“You didn’t read that, did you?” the governor said in taking a swipe at the press.
“Some of the protesters are not putting that on the signs,” he added while gesturing toward a front window at Snappy Lunch, “including the ones across the street.”
McCrory did agree that teachers should be paid more. “I hope to get a pay raise for them next year,” he said. This could have occurred this year, but was derailed due to having to offset $535 million overbudgeted for the Medicaid program by the previous administration, the governor said.
He also said more emphasis should be placed on vocational training to allow students to learn trades, a departure from conventional college education.
“We need people who can build things, and make things and repair things,” the governor said. “That’s going to help build our economy.”
McCrory said he is committed to jobs, which includes reforms to the N.C. Department of Commerce, a state agency that has headed industry recruitment, and slashing the corporate tax rate.
“Heat” From All Sides
McCrory said some of the state governmental changes already undertaken and still to come are aimed at curtailing spending and reducing the tax burden on North Carolina citizens.
This includes cutting up the “credit card” in the General Assembly, with McCrory pointing out that parents often advise their children not to live on credit. “If it applies to your kids, shouldn’t it also apply to government?” he said.
“These are the toes I’m stepping on in North Carolina right now,” McCrory mentioned. “I’m making financially responsible decisions so we don’t put the next generation in debt.”
McCrory said his decisions have come under attack from both Democrats and Republicans.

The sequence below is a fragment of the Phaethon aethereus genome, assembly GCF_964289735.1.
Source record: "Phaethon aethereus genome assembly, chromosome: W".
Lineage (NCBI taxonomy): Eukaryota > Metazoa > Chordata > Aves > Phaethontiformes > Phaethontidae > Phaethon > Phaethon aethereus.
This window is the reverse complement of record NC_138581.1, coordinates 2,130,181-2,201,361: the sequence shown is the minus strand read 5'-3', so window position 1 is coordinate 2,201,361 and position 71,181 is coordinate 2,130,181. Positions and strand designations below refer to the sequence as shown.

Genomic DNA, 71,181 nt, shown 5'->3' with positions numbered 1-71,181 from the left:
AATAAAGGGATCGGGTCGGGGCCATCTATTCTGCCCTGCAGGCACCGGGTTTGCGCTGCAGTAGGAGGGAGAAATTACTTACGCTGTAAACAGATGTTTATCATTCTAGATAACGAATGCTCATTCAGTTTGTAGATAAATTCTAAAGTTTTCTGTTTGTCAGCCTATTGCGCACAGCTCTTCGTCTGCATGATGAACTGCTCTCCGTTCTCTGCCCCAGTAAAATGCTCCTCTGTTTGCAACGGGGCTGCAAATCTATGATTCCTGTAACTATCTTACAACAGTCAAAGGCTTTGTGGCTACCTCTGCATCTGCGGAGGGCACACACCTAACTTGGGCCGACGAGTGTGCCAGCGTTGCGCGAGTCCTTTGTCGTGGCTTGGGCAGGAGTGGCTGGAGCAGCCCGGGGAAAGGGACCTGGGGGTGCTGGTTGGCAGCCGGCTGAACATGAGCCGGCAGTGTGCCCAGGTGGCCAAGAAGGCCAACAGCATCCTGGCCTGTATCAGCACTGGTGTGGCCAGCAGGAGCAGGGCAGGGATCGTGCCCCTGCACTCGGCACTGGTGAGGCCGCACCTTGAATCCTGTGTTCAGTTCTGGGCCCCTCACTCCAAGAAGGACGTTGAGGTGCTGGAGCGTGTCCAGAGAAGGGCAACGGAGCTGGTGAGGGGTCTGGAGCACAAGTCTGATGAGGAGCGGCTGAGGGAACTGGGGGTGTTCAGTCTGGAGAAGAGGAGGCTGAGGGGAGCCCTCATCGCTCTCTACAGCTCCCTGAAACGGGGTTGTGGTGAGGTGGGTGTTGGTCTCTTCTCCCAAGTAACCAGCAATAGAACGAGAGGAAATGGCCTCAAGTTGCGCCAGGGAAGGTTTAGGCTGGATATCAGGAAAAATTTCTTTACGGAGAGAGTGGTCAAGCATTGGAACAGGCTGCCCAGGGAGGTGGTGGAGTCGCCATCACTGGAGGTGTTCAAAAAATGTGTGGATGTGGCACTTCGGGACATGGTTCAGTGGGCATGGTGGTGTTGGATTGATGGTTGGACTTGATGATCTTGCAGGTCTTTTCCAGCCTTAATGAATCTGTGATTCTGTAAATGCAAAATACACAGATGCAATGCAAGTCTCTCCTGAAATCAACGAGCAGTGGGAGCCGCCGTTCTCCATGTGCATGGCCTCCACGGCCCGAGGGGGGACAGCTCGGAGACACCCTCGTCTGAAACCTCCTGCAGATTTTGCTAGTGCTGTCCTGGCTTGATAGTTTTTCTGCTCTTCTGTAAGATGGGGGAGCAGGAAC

“I’m getting heat from the right and left,” he remarked.
“I’m probably not going to sign a few bills, and I’m probably going to veto some bills,” he said of certain measures emerging from the Republican-led Legislature, declining to elaborate. “I’m my own man.”
Also mentioning that scrutiny has come from the national media, including publications such as the New York Times, “we must be doing something right,” the governor quipped.
He blamed most of the controversy on a vocal opposition that has had the governorship in its sights from the time he was elected. ‘There’s been a calculated assault on our policies since Day One.”
Susan Olchek, a Church Street resident, was one of those holding up signs outside. Hers read: “Shame Cookie Man.” The flip side of the sign stated, “Let them eat cookies.”
“I’m just expressing my opinion that he ought to be ashamed of himself for cutting education,” Olchek explained, along with slashing unemployment benefits and elderly programs such as Meals on Wheels.
Regarding the jobless compensation, “that’s our tax money going to Washington and we’re not getting it back,” Olchek said. “His (McCrory’s) policies are taking money from the poor and handing it over to the rich.”
The cookie portion of Olchek’s sign referred to an incident in which the governor offered a tray of cookies to Moral Monday protesters.
Meanwhile, Jody Crawford of Mount Airy held up another sign outside the Snappy Lunch window as McCrory spoke just a few feet away. It suggested that he was “bad” for education, voters, women, health care and the jobless.
Time For Laughs
Tuesday’s visit did bring some lighter moments, however.
One came when Mayor Deborah Cochran presented the governor with granite bookends monogrammed with an “M.”
“Is that ‘M’ for Mayberry or McCrory?” he responded. “These are going in my office tomorrow.”
Another occurred after Eddie Harris, the county commissioner, gave McCrory a jar of honey produced from Harris’ own bees.
“I was hoping this wasn’t moonshine,” McCrory said while holding the glass container.
“Give us a minute,” an unidentified man in the crowd joked.
Reach Tom Joyce at 719-1924 or firstname.lastname@example.org.